Across the street, the front door opened. An elderly woman stepped out and picked up her mail. She glanced at the letters and then stood staring at her front yard. Something was not quite right about the picture. I didn’t have time to dwell on it, though. I had promised Grandma I would pick up lunch for us in town.
I grabbed my keys and hopped down the stairs. Outside, it was a typical Cannes, California, August day: blue sky, sunshine, and warm. Normally it didn’t turn cool until October, or so I was told. My experience with the town was limited to summers visiting my grandmother when I was growing up.
“Yoo-hoo! Gladie!” Grandma’s high-pitched cry cut through the country quiet. She stood in the front yard, hovering over the gardener as he cut roses. The front yard was about half an acre of lawn and meticulously groomed plants, flowers, and trees. It was her pride and joy, and Grandma supervised the gardening with an obsession usually reserved for Johnny Depp or chocolate. I doubted she had ever picked up a spade in her life. “Yoo-hoo! Gladie!” she repeated, flapping her arm in the air, her crisp red Chanel knockoff suit bulging at the seams and the glittering array of diamonds on her fingers, wrists, and neck blinding me in the afternoon sun.
“I’m right here, Grandma.” I jiggled the car keys to remind her of my lunch run.
“Jose, leave a few white ones for good luck and be careful with the shears,” she told the gardener. “You don’t want to lop off a finger.” Jose shot her a panicked look and crossed himself.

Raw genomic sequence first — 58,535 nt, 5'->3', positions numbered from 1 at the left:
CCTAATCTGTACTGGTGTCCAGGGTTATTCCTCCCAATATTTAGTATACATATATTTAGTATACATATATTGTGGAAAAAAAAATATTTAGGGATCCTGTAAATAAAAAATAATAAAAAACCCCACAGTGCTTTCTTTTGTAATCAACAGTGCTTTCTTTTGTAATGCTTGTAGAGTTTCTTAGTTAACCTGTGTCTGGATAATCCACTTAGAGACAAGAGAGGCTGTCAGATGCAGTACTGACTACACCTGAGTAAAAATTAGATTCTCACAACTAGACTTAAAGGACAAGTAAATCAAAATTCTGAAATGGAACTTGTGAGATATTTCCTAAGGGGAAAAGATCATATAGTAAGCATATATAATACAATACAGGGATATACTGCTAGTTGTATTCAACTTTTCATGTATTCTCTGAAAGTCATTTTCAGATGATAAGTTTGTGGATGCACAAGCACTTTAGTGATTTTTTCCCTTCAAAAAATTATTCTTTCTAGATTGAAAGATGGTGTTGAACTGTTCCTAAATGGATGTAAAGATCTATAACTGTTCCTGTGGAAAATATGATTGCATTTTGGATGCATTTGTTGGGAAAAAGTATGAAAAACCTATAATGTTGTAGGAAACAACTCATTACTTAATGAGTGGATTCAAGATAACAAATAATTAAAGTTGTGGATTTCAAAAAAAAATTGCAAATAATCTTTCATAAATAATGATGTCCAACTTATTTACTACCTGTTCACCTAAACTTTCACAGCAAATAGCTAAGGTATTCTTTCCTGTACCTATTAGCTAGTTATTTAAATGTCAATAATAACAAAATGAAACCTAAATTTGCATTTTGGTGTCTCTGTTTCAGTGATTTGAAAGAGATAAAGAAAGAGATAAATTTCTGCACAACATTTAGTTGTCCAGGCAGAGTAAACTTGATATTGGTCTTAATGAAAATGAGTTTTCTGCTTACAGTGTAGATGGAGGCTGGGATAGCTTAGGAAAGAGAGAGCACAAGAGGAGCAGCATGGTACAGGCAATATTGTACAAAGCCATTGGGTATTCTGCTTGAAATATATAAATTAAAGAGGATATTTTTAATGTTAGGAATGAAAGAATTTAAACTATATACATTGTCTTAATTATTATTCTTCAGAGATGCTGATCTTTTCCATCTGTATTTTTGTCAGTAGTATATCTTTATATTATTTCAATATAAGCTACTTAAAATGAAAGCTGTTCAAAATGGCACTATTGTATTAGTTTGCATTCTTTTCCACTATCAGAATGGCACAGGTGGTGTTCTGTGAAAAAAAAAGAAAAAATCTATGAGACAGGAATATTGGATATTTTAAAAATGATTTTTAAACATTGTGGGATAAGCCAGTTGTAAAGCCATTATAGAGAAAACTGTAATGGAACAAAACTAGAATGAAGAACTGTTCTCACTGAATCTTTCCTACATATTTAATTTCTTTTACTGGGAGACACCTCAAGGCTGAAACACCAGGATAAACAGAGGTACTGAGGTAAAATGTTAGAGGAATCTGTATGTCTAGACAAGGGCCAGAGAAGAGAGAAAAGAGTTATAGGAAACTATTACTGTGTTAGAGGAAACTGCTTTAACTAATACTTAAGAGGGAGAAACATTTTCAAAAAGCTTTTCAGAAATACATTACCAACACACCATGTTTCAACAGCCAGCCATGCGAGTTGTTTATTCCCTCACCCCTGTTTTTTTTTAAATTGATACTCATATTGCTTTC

Grandma walked as quickly as she could across the large lawn to the driveway. She had a grin plastered across her face and, no doubt, some juicy bit of news bursting to pop out of her mouth. Her smile dimmed only slightly when she got a good look at my state. I pulled up my baggy sweatpants. As usual, she was immaculately coiffed and made up, whereas my brown hair was standing up in all directions in a frantic frizz, and my eyelashes hadn’t seen mascara in months. I didn’t see much reason to dress up because I rarely left the attic, but standing next to Grandma, I was a little self-conscious about my attire. As a rule, her clothes were nicely tailored. I listened to the soft swish-swish of her pantyhose-covered thighs rubbing together as she approached. I wondered vaguely if the friction of her nylon stockings could cause them to burst into flames. I took a cowardly step backward, just in case.
“I’m so glad I caught you before you left,” she said, a little out of breath from either her run or the excitement over the piece of gossip she was about to blurt out. While Grandma never left her property, she somehow knew everything going on in town.